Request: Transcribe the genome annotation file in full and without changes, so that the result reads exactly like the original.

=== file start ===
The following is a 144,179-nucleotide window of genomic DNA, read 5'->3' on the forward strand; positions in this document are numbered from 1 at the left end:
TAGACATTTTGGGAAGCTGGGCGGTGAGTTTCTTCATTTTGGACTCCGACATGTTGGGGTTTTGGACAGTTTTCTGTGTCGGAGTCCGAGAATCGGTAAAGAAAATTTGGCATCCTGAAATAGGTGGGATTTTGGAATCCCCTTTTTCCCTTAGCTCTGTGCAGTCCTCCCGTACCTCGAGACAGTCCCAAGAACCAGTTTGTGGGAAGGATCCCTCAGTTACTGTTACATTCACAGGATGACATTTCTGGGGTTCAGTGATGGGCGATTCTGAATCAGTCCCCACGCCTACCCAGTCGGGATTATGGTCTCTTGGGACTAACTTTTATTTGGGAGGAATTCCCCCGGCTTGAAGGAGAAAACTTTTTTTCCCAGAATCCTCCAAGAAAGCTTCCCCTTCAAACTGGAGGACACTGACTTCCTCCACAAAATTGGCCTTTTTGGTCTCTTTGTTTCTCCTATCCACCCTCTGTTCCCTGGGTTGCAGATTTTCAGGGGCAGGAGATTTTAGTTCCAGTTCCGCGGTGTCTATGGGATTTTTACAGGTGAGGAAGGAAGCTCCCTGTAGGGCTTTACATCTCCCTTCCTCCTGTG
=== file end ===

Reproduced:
The following is a 144,179-nucleotide window of genomic DNA, read 5'->3' on the forward strand; positions in this document are numbered from 1 at the left end:
TAGACATTTTGGGAAGCTGGGCGGTGAGTTTCTTCATTTTGGACTCCGACATGTTGGGGTTTTGGACAGTTTTCTGTGTCGGAGTCCGAGAATCGGTAAAGAAAATTTGGCATCCTGAAATAGGTGGGATTTTGGAATCCCCTTTTTCCCTTAGCTCTGTGCAGTCCTCCCGTACCTCGAGACAGTCCCAAGAACCAGTTTGTGGGAAGGATCCCTCAGTTACTGTTACATTCACAGGATGACATTTCTGGGGTTCAGTGATGGGCGATTCTGAATCAGTCCCCACGCCTACCCAGTCGGGATTATGGTCTCTTGGGACTAACTTTTATTTGGGAGGAATTCCCCCGGCTTGAAGGAGAAAACTTTTTTTCCCAGAATCCTCCAAGAAAGCTTCCCCTTCAAACTGGAGGACACTGACTTCCTCCACAAAATTGGCCTTTTTGGTCTCTTTGTTTCTCCTATCCACCCTCTGTTCCCTGGGTTGCAGATTTTCAGGGGCAGGAGATTTTAGTTCCAGTTCCGCGGTGTCTATGGGATTTTTACAGGTGAGGAAGGAAGCTCCCTGTAGGGCTTTACATCTCCCTTCCTCCTGTG